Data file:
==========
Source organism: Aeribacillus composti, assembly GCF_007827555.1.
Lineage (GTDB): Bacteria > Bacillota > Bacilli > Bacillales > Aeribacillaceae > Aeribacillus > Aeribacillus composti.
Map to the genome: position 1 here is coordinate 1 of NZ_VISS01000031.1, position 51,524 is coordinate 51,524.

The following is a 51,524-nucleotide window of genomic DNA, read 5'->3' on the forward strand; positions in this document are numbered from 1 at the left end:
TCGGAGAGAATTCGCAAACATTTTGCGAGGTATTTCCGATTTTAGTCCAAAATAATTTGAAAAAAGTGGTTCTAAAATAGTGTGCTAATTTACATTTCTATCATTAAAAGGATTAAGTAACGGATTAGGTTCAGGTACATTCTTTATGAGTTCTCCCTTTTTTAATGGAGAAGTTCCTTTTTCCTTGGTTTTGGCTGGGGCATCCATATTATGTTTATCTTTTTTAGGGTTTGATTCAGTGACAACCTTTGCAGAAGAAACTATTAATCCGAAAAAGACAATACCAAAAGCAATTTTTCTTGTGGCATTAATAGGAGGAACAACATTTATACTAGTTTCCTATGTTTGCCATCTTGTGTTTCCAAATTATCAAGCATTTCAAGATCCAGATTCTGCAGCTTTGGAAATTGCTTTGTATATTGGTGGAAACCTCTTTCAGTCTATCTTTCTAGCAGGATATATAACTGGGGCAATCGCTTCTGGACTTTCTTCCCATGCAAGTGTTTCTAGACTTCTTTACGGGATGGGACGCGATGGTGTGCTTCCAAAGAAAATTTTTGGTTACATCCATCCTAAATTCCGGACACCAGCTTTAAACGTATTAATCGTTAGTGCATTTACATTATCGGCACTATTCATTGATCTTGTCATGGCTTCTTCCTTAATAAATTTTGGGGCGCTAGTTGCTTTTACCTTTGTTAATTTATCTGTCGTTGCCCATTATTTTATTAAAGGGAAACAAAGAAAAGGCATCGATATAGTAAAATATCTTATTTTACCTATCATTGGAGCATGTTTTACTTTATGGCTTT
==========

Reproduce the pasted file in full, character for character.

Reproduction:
Source organism: Aeribacillus composti, assembly GCF_007827555.1.
Lineage (GTDB): Bacteria > Bacillota > Bacilli > Bacillales > Aeribacillaceae > Aeribacillus > Aeribacillus composti.
Map to the genome: position 1 here is coordinate 1 of NZ_VISS01000031.1, position 51,524 is coordinate 51,524.

The following is a 51,524-nucleotide window of genomic DNA, read 5'->3' on the forward strand; positions in this document are numbered from 1 at the left end:
TCGGAGAGAATTCGCAAACATTTTGCGAGGTATTTCCGATTTTAGTCCAAAATAATTTGAAAAAAGTGGTTCTAAAATAGTGTGCTAATTTACATTTCTATCATTAAAAGGATTAAGTAACGGATTAGGTTCAGGTACATTCTTTATGAGTTCTCCCTTTTTTAATGGAGAAGTTCCTTTTTCCTTGGTTTTGGCTGGGGCATCCATATTATGTTTATCTTTTTTAGGGTTTGATTCAGTGACAACCTTTGCAGAAGAAACTATTAATCCGAAAAAGACAATACCAAAAGCAATTTTTCTTGTGGCATTAATAGGAGGAACAACATTTATACTAGTTTCCTATGTTTGCCATCTTGTGTTTCCAAATTATCAAGCATTTCAAGATCCAGATTCTGCAGCTTTGGAAATTGCTTTGTATATTGGTGGAAACCTCTTTCAGTCTATCTTTCTAGCAGGATATATAACTGGGGCAATCGCTTCTGGACTTTCTTCCCATGCAAGTGTTTCTAGACTTCTTTACGGGATGGGACGCGATGGTGTGCTTCCAAAGAAAATTTTTGGTTACATCCATCCTAAATTCCGGACACCAGCTTTAAACGTATTAATCGTTAGTGCATTTACATTATCGGCACTATTCATTGATCTTGTCATGGCTTCTTCCTTAATAAATTTTGGGGCGCTAGTTGCTTTTACCTTTGTTAATTTATCTGTCGTTGCCCATTATTTTATTAAAGGGAAACAAAGAAAAGGCATCGATATAGTAAAATATCTTATTTTACCTATCATTGGAGCATGTTTTACTTTATGGCTTT